Strange 175,000yo cave ‘sculptures’ offer new insight into early human development (VIDEO)

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Built more than 130,000 years before the settlement of modern day humans in Europe, an underground circular sculpture ‘garden’ in France is evidence of Neanderthals’ social and cognitive advancements.

The Aveyron Valley in the southwest of France is home to at least 15 prehistoric sites and scientists have now dated a strange stalagmite arrangement found in the area, some 336 meters underground in the Bruniquel Cave.

Although offering a tantalising opportunity to explore early human life, the arrangement has left scientists stumped over why they were constructed.

Findings by researchers from the University of Bordeaux presented in Nature suggest the unusual circle formation is at least 175,000 years old.

Examples of ancient hearths were found amongst the cave rings, with burned bone fragments providing evidence that Neanderthals may have been living - or at least preparing food - within the cave.

Researchers say the precise geometric positioning of the broken cave deposits and proof of fire mean that only very early humans could have built the sculptures.

While the reasons for their construction remain a mystery, the complex circles are evidence of modern human thinking such as social organization and planning among Neanderthals, according to the researchers.

“This type of construction implies the beginnings of a social organisation: this organisation could consist of a project that was designed and discussed by one or several individuals, a distribution of of the tasks of choosing, collecting… followed by their [stalagmites] transport and placement…,” the study states.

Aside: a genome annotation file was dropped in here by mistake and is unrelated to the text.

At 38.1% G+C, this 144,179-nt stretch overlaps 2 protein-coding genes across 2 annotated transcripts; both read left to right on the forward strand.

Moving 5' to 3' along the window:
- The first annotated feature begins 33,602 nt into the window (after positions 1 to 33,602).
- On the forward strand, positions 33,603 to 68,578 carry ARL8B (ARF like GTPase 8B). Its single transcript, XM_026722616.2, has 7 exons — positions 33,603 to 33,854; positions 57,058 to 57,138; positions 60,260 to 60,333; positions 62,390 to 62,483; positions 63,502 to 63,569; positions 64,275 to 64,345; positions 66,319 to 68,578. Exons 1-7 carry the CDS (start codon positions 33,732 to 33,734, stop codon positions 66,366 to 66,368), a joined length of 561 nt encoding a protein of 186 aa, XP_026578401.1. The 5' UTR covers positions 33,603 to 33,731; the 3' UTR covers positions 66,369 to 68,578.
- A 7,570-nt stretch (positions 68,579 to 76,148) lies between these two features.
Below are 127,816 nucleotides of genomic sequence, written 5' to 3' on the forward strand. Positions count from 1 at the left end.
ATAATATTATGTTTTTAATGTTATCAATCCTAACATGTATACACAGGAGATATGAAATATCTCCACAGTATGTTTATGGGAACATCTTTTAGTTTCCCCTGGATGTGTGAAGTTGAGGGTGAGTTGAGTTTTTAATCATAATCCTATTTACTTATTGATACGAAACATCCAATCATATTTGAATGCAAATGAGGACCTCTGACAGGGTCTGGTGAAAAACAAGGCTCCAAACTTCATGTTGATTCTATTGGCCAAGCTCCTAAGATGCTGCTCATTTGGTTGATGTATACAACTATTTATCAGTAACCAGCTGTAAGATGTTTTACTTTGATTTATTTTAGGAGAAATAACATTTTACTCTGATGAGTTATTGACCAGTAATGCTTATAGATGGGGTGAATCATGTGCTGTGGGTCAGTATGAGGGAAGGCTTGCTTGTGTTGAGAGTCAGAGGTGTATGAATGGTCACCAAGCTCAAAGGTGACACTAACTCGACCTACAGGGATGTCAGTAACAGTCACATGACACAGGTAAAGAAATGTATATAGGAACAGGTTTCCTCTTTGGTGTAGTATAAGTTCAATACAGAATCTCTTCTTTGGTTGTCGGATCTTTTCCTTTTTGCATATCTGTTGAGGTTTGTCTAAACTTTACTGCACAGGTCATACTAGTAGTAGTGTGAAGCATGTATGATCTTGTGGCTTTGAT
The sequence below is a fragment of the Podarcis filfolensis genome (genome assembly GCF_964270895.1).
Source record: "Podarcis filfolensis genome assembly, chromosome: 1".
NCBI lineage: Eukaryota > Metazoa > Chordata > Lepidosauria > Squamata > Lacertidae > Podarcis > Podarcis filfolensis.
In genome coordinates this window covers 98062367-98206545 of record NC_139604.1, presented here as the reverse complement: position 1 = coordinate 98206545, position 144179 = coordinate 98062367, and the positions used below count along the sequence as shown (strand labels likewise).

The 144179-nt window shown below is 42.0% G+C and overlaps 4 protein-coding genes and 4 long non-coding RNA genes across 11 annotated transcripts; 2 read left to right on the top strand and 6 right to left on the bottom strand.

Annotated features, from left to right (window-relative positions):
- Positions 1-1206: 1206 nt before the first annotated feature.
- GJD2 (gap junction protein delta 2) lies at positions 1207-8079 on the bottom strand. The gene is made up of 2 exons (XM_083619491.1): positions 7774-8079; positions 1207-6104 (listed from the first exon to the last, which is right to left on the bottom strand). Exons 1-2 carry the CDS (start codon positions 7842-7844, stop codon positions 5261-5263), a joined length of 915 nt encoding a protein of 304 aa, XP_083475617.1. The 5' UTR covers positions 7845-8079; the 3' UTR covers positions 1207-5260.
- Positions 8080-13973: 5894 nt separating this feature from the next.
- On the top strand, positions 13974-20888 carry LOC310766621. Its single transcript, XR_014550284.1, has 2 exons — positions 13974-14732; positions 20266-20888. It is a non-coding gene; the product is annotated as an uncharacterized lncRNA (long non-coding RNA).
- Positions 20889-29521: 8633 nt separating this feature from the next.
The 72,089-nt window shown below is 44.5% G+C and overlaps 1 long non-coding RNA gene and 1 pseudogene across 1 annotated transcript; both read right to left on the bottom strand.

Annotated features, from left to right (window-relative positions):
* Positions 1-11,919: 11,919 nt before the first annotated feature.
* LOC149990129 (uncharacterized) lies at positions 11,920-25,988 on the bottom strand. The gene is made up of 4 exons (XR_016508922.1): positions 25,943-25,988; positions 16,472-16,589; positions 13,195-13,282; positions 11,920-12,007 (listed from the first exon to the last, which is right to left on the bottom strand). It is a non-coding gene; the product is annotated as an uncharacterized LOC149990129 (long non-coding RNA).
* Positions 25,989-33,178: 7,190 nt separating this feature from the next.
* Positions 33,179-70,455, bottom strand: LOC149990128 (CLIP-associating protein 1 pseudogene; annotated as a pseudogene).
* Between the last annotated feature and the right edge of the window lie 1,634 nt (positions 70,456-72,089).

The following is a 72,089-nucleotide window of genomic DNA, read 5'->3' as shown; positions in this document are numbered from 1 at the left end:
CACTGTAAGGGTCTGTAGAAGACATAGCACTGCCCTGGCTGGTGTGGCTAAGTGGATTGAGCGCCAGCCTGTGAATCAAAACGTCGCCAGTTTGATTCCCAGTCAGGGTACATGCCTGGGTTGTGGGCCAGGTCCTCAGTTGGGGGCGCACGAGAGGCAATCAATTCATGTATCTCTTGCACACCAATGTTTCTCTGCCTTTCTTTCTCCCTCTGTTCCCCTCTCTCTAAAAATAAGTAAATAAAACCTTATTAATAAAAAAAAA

“Their presence at 336 meters from the entrance of the cave indicates that humans from this period had already mastered the underground environment, which can be considered a major step in human modernity,” the report adds.

The organization of the complex subterranean rings, which would have been arranged without much light, indicates that the now-extinct Neanderthal was much more advanced than first thought.

“The construction of such a structure, involving the placement and arrangement of speleofacts (stalagmite/stalagtite), supposes a minimum degree of skill, since architectural techniques such as inserting wedging elements… or placing stays to act as a buttresses appear to have been used,” the study adds.